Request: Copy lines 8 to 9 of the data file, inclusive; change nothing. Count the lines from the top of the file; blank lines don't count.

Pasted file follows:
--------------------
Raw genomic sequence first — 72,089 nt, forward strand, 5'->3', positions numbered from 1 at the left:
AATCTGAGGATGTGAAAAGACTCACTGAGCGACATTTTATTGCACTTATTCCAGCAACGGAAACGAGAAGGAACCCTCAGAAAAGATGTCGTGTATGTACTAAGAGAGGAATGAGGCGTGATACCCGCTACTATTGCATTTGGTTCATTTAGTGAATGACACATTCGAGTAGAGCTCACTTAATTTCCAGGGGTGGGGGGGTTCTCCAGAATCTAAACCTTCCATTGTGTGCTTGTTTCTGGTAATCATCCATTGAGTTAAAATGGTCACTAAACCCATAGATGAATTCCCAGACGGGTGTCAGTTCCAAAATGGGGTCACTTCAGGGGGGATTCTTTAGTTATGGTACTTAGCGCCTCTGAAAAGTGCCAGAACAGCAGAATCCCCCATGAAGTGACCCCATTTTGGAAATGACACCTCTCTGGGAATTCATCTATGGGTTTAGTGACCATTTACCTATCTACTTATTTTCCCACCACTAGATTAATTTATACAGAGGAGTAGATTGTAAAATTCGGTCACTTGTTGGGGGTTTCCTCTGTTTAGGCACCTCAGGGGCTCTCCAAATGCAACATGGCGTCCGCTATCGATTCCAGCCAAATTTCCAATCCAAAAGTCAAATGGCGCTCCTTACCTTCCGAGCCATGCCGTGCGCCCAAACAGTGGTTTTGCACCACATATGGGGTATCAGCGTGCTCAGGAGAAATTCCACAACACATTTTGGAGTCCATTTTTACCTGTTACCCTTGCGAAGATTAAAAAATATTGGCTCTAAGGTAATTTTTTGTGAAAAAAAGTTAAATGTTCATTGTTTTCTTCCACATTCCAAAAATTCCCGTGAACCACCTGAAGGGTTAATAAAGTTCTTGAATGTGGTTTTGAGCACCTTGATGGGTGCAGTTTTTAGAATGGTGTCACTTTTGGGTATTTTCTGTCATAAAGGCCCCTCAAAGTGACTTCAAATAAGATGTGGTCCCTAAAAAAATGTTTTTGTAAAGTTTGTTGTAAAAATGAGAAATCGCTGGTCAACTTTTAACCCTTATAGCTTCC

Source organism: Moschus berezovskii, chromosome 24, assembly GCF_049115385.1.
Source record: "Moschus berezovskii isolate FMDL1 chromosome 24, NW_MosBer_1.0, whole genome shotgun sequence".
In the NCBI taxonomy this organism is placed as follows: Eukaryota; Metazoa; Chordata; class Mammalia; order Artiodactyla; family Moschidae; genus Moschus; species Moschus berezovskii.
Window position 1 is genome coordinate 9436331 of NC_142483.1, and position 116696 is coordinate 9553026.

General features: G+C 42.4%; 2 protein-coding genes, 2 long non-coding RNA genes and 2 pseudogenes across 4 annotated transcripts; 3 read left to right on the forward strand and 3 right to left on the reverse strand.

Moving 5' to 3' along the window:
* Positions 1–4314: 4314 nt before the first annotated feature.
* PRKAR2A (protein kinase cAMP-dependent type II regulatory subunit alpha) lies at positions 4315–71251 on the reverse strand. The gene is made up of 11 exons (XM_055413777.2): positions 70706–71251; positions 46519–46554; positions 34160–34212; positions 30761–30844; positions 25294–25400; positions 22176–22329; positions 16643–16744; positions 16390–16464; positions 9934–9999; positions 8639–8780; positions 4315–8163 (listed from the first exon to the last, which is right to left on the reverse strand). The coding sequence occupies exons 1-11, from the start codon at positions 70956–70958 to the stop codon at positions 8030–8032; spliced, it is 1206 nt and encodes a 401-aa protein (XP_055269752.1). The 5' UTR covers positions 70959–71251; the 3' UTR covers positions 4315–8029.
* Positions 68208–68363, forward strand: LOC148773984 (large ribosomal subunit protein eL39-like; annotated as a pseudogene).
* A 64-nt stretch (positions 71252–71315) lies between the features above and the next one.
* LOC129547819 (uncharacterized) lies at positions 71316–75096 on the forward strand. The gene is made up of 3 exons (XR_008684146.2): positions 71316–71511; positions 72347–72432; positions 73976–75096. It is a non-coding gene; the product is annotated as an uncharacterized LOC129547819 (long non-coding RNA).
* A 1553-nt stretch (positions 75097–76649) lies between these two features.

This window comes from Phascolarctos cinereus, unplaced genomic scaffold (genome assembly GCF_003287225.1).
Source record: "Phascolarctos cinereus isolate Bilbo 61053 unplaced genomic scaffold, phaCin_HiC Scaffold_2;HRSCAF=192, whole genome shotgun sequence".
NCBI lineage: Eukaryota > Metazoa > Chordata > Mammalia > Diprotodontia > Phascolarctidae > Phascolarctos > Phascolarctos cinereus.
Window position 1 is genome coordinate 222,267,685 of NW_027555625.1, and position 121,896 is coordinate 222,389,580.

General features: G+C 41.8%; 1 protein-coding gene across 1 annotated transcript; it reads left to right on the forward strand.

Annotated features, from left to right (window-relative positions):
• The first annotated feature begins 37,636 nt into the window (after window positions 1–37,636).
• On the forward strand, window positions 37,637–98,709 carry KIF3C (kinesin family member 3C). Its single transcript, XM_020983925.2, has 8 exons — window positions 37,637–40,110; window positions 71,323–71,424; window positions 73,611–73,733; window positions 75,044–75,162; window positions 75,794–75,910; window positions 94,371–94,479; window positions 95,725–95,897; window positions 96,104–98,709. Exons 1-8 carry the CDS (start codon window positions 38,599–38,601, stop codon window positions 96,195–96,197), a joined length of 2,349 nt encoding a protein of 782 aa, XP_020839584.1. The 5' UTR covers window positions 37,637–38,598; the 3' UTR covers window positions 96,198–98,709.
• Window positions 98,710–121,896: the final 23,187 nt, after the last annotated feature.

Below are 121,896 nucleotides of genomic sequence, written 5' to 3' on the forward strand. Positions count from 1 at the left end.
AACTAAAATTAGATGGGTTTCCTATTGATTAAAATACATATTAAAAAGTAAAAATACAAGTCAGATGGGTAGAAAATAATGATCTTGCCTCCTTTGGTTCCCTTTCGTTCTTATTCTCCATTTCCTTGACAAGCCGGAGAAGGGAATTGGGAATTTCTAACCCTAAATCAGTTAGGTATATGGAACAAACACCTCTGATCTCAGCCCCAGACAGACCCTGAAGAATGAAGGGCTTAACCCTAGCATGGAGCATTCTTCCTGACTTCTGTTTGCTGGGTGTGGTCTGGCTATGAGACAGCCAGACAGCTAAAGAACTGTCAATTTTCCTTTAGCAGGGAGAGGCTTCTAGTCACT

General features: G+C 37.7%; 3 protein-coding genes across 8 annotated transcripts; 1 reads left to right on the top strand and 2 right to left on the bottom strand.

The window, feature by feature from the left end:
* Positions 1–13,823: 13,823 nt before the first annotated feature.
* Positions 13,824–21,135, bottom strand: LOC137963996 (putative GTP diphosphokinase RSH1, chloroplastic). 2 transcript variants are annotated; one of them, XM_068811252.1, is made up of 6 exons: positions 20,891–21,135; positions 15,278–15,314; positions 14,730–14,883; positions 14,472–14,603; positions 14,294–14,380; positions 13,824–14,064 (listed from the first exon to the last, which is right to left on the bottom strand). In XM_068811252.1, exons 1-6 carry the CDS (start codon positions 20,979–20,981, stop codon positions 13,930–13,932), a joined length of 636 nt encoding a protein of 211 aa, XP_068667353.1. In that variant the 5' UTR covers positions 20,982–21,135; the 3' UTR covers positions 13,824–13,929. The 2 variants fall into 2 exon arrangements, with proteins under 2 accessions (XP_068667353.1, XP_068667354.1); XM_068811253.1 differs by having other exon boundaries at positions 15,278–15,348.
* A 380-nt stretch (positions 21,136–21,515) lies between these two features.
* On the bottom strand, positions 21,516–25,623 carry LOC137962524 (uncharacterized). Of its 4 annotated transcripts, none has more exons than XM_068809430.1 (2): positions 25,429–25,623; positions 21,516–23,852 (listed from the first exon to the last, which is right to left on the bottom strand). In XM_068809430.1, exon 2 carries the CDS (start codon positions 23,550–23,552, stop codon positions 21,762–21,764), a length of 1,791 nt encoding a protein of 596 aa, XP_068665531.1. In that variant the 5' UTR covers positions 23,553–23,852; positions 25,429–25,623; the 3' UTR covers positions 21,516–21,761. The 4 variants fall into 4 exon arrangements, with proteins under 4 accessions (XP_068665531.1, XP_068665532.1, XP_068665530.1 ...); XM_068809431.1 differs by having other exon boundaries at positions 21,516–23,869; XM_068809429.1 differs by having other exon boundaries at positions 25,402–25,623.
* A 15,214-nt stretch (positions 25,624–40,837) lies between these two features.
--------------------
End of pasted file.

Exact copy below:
Moving 5' to 3' along the window:
* Positions 1–4314: 4314 nt before the first annotated feature.